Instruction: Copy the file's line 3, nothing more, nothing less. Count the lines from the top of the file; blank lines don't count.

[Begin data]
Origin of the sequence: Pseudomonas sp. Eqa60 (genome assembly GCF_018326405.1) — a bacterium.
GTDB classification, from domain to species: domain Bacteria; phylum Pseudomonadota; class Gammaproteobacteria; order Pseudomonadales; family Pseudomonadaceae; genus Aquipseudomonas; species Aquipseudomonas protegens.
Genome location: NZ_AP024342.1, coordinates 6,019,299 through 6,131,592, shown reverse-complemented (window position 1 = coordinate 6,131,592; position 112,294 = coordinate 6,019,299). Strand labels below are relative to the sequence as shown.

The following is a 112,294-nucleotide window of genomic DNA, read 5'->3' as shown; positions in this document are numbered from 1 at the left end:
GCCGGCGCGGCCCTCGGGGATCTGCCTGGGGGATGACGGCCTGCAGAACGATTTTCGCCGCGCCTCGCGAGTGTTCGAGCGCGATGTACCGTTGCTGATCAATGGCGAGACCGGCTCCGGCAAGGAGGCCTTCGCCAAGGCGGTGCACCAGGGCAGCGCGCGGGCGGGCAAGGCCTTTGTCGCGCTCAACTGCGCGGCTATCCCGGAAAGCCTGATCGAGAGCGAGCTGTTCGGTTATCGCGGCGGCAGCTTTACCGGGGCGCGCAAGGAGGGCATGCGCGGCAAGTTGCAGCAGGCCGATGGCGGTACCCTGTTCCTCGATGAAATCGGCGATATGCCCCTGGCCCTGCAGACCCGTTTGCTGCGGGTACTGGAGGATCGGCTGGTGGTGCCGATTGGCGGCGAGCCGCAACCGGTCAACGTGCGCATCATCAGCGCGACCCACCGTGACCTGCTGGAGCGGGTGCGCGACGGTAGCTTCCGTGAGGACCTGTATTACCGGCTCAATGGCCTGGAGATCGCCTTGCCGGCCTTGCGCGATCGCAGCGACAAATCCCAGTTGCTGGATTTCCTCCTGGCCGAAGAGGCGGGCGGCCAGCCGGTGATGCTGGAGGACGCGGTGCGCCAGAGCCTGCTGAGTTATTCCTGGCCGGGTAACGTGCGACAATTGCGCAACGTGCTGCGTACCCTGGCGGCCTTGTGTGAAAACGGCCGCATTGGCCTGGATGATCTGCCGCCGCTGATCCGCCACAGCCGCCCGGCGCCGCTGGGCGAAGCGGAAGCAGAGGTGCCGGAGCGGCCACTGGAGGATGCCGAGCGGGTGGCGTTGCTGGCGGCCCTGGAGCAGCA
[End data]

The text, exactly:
Genome location: NZ_AP024342.1, coordinates 6,019,299 through 6,131,592, shown reverse-complemented (window position 1 = coordinate 6,131,592; position 112,294 = coordinate 6,019,299). Strand labels below are relative to the sequence as shown.